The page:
Month: October 2013

A Retrospective: Yesterday, Today, and Tomorrow

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I’m going to start this glog by stating that I’m missing the American Anthropological Association’s 2013 conference #AAA2013  right meow

–especially missing everything the amazing folks with Savage Minds and DANG: The Digital Anthropology Group  as I was looking forward to discussing the future of digital research with everyone. If only there were some way to communicate over vast distances 🙂

WHERE ARE WE NOW(in terms of using Google Glass at the AAA’s)?

I can report that my inability to attend the AAAs this year was completely due to my being a poor grad student, mostly, and not the result of  AAA’s legal counsel’s original message in response to my attendance request..

Some background:

I received Google Glass in July of 2013, and like most eager digital anthros I wanted to share its capabilities with everyone and thought “hey, our professional conference is just the place to do this!” Unfortunately I had missed the abstract deadline and could only attend. I’d done my homework and realized that I was the first anthropologist and archaeologist chosen for the #GoogleExplorers program for Google Glass. Cool. I could either be the first of many or the guy who ruins it for everyone. Great. One of my primary tenants, however, with any and all technology concerns ethics, and ways of being “ethically proactive” in our approaches. I thought the best way to get the ball rolling was to start a dialogue with the AAA’s and answer any questions they may have had for the technology.

This lead me to ask the AAA if there were any rules in place for the use of this type of technology (pictures, recording, but mostly streaming video feeds). My primary contact with the AAAs was through Jason Watkins, the Director for Meetings & Conferences, who stated that currently “The AAA’s permissions didnt allow for this kind of activity {meaning using and demoing Google Glass} at the conference and legal counsel has advised against allowing it (Personal Communication 2013)” which as I later discovered was more due to a logistics oversight with permissions rather than reactionary banning of the tech.

Later, Jason Watkins reached back out to me and said that I could use it (so YAY!) insomuch that I (1) fully explain what and how it would be used (2) state my intentions before anything was turned on and allow for informed consent. He also stated that the technology presented a new learning curve for them, which was understandable, and  one of my original  goals: start a dialogue.

I honestly want to thank Jason and the rest of the folks at the AAAs for being open and allowing that ball to get rolling .:) I think the ability for me to still do a Google+Hangout during a roundtable exists…


Where did we come from, digitally speaking? The Web1.0 universe was one that existed as a “read-only” place–if I’m to steal an analogy most of us will get–yet provided the original framework for interacting with the digital. I remember creating a Geosites website in the period between Web1.0 and Web2.0 and recall how clunky it was; static and non-interactive, but it was a start…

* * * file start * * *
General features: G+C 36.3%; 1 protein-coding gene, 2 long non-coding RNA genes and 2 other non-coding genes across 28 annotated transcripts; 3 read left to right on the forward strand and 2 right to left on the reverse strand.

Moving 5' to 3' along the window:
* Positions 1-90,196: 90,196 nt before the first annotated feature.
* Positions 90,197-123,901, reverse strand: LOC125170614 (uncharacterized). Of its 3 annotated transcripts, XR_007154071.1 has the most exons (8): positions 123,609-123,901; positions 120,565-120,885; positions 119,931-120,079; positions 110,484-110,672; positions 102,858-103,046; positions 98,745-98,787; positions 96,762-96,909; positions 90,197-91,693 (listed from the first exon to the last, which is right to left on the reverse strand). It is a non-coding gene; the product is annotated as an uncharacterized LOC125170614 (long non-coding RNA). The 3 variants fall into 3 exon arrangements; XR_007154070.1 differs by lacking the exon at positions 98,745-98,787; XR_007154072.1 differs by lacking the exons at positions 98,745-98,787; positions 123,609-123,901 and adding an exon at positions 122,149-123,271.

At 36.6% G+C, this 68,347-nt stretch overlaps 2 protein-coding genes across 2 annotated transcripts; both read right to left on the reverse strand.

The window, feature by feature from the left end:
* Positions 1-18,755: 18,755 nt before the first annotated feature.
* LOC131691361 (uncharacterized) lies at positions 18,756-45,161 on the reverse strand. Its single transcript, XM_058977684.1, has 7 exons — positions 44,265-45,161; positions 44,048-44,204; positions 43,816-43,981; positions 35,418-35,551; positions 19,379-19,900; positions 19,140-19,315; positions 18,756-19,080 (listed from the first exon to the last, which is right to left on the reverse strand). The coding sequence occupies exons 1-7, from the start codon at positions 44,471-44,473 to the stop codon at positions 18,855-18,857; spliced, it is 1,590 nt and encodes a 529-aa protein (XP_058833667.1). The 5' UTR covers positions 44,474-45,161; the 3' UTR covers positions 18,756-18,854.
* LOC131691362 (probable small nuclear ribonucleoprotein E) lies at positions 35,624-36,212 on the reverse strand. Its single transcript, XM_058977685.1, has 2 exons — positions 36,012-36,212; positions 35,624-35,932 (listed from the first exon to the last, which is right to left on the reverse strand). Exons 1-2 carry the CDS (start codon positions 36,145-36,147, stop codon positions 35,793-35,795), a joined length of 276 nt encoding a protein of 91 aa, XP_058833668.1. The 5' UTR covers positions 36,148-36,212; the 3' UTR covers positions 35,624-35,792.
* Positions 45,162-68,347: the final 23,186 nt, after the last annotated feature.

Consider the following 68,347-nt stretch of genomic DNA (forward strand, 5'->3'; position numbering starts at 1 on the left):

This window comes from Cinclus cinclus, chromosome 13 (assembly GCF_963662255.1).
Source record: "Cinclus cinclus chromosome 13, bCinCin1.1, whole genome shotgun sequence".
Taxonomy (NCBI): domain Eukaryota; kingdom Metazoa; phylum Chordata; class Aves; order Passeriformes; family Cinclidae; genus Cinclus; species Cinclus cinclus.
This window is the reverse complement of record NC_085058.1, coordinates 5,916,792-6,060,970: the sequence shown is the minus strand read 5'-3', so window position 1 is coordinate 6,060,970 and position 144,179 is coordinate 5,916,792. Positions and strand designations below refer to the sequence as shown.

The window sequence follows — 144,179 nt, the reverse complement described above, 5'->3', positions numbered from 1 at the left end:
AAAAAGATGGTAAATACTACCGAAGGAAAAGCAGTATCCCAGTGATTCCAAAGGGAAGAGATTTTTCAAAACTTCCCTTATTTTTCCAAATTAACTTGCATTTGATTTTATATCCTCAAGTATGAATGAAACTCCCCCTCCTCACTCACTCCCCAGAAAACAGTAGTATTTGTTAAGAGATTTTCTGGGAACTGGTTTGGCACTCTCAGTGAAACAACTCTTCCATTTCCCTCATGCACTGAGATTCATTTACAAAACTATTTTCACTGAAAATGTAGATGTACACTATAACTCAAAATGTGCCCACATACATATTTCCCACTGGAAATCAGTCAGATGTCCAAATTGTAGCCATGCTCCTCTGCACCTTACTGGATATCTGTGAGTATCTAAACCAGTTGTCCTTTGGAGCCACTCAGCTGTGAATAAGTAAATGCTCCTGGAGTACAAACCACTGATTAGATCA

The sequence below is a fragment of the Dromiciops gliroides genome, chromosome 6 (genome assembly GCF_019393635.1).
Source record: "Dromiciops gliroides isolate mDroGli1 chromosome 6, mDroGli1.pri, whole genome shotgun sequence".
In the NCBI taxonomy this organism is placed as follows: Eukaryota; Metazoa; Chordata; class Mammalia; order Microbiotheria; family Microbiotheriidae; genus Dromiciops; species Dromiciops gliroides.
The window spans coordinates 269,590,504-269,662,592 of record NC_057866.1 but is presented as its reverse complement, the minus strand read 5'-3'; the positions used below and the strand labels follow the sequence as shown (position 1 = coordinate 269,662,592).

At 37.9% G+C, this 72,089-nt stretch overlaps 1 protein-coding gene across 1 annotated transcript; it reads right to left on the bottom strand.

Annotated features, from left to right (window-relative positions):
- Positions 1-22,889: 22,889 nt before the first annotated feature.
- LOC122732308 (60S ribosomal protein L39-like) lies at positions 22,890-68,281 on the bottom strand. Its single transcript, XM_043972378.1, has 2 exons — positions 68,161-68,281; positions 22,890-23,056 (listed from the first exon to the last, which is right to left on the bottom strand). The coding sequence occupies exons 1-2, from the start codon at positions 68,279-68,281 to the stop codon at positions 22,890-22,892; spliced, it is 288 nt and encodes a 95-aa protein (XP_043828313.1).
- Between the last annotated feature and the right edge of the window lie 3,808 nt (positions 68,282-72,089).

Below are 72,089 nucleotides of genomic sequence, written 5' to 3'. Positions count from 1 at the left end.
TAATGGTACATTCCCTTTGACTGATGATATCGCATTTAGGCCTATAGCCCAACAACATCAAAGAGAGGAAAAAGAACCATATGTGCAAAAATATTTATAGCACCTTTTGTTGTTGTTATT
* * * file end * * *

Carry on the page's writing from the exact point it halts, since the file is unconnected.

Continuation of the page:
Web2.0 (BUZZWORD!) sprang to life during the early years of the New Millennium (or the Aughts). It was and still exists in a sort of “read-write” type of environment and gave birth to social media and interactive websites we use today. While the great  browser and platform wars still wage, we honestly identified the first of many challenges facing digital research on, of, and through the web: formats and compatibility. Adobe Flash gave us the ability for dynamic content, but as with all battles between competing companies, we exist on an ocean of compatibility uncertainty. Flash is out, FLEX is in. FLEX is out HTML5 is in. Both are out, or in. It’s a very confusing time to be a content generator, much less a digital researcher. The conversations, however, are happening faster, more frequently, and focused on a component that is truly needed: cross-platform & browser content compatibility on an Internet (and Outernet…) that is net-neutral.


Where we go tomorrow depends on what we do today.  As we are in a time of transition (then again when aren’t we?) between Web2.0 and Web3.0, or what has been coined “The Semantic Web;The Web of Things”, we should start to realize that we exist alongside an invisible digital horizon that grows daily at an exponential rate. This digital horizon (or as I’ve coined archaeology’s little corner: The Digital Heritage Horizon) is spoken in the language of algorithms and code; languages not actually recognized by anthropological linguists as languages in the first place (but I digress) but languages that researchers within our field are hard pressed to understand, let alone comprehend. Unless you have a background in computer science (which I am fortunate to have) or know how to code in a third-generation computer language or higher, most anthropologists would probably be lost if asked how a computer works, or how the internet works.

This ultimately leads me to Sydney Yeager’s post about a Digital Research Hub. We desperately need one that is open yet moderated, neutral yet guided, and inclusive yet without the harboring the current and extremely pervasive academic paradigm dedicated to “idea/research stealing” and its bedfellow,  “publish or perish”.

Next time I’ll discuss my applications into the Outerweb/Hyperweb.

Notice that I’ve avoided talking about any actual anthropological theory whatsoever.